'Grave concerns' over redaction application in Noah Donohoe investigation
The legal team representing the family of Belfast teenager Noah Donohoe says it has "grave concerns" over an application to withhold information in police files.
A Public Interest Immunity (PII) certificate was signed by Secretary of State Shailesh Var in one of his first actions in the post.
KRW Law said the actions of the Northern Ireland secretary "exacerbate rather than allay deeply held concerns" about his death.
There is to be a private hearing for coroner Joe McCrisken to rule on the certificate, which was brought by the PSNI and which required ministerial approval.
The inquest into Noah's death is scheduled to begin on November 28 and to run for three weeks.
The 14-year-old pupil at St Malachy's College in Belfast was found dead in a storm drain in north Belfast in June 2020, six days after he went missing.
A post-mortem examination found he died by drowning.
His mother Fiona is hoping to secure answers to some of the questions surrounding his death through the inquest process.
In a statement yesterday the law firm, who represent Ms Donohoe, said it had "grave concerns as to the application by the Secretary of State for redactions of sensitive materials citing Public Interest Immunity".
The statement comes as large numbers of supporters of the Donohoe family are due to gather in Belfast city centre tomorrow.
The Truth and Justice for Noah Donohoe rally, which will take place at city hall, follows a similar event in Derry.
There was also a rally last night in Newry.
Mr Vara came under fire for issuing the PII while its use in the case has also been criticised.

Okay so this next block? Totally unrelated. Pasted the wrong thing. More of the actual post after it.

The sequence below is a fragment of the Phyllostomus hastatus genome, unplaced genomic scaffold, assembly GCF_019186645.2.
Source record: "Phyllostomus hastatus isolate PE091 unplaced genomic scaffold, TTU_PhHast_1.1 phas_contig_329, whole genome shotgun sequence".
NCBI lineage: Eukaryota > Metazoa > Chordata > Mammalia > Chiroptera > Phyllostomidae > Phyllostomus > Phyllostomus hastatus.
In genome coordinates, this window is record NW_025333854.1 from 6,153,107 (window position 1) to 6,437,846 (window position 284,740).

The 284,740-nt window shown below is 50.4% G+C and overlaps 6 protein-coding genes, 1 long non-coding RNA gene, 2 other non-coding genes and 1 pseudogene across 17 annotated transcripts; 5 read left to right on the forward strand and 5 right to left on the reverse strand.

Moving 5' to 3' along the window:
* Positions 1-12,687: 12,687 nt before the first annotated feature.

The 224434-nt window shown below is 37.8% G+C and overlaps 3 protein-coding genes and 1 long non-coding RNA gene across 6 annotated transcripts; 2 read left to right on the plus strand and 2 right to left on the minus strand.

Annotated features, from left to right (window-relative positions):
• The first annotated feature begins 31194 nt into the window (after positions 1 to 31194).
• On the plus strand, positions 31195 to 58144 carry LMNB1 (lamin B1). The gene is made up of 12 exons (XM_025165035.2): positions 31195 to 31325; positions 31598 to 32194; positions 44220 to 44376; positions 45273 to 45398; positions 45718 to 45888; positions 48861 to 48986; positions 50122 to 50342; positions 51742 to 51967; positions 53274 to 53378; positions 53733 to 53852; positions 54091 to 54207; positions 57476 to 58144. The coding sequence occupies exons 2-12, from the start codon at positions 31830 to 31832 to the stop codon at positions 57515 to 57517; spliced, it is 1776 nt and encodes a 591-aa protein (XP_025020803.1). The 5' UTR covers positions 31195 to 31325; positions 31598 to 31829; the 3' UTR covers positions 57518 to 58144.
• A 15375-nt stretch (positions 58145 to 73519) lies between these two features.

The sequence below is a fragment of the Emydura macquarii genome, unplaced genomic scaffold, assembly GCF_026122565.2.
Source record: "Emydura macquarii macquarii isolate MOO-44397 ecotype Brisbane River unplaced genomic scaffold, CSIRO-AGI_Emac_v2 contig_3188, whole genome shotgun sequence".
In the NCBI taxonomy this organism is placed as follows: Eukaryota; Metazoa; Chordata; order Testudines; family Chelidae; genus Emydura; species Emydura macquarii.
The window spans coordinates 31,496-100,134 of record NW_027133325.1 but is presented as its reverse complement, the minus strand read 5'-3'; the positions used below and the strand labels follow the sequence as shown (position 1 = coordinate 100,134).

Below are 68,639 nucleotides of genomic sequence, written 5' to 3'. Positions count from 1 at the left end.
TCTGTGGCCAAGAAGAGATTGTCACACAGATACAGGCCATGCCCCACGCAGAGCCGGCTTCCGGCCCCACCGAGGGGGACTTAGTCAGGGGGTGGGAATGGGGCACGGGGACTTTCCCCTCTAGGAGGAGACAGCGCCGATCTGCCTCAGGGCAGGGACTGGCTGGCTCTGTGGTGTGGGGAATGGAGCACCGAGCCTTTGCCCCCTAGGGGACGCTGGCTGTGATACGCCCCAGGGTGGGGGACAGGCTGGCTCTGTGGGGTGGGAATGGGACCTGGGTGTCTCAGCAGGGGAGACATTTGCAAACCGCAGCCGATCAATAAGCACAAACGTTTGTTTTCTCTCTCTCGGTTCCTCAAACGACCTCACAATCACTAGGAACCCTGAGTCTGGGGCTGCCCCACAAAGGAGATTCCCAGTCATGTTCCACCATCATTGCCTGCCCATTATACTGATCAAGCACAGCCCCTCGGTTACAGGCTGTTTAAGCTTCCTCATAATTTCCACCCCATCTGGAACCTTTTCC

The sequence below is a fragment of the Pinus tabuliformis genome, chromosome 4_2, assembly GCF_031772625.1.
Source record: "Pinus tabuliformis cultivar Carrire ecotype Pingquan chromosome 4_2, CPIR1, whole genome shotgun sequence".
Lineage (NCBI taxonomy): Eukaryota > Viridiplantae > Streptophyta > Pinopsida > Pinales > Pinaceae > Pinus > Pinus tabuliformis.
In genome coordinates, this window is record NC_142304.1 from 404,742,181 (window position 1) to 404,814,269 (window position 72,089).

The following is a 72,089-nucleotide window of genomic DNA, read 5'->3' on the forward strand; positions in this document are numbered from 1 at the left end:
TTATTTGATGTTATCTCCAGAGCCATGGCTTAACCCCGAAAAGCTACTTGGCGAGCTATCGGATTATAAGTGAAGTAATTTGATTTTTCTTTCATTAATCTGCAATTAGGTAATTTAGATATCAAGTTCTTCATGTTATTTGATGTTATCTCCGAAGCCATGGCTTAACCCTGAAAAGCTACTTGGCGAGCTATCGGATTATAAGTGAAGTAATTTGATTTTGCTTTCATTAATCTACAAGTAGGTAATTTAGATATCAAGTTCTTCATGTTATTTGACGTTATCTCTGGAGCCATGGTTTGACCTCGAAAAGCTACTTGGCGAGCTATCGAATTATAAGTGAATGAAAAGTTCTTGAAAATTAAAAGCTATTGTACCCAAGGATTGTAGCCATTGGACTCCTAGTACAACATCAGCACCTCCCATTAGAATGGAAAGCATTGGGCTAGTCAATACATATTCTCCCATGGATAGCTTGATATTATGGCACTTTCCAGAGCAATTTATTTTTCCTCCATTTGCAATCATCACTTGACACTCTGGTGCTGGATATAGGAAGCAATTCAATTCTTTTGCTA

The Northern Ireland Office said Mr Vara carefully considered the PII application, having been fully briefed by officials, adding it did not comment "on ongoing coronial proceedings".
Some theories about Noah's death centre on claims that loyalists were involved.
It was reported on Sunday that police files linked to the death show no loyalist or state agent involvement.
The Sunday Independent claimed that the files subject of PII certificates are linked to police intelligence and operational matters.
Speaking to The Irish News on Wednesday, Noah's aunt Niamh Donohoe said the family is willing to do "whatever it takes" to find out the truth about his death.
KRW Law said:
"We repose grave concerns as to the application by the Secretary of State for redactions of sensitive materials citing Public Interest Immunity, however cannot comment publicly further on the issue.
"The application is live before the court, and we shall be making our strenuous objections at the appropriate stage of those proceedings.
"As we have already observed to the coroner, the application for PII in Noah’s inquest was entirely unexpected, and is, in these circumstances, unique in our experience. It has cause Noah’s family, and indeed the wider community, enormous distress.
"One purpose of this inquest will be to allay rumour and suspicion in relation to Noah’s death".
A Northern Ireland Office spokesman said: "We do not comment on ongoing coronial proceedings".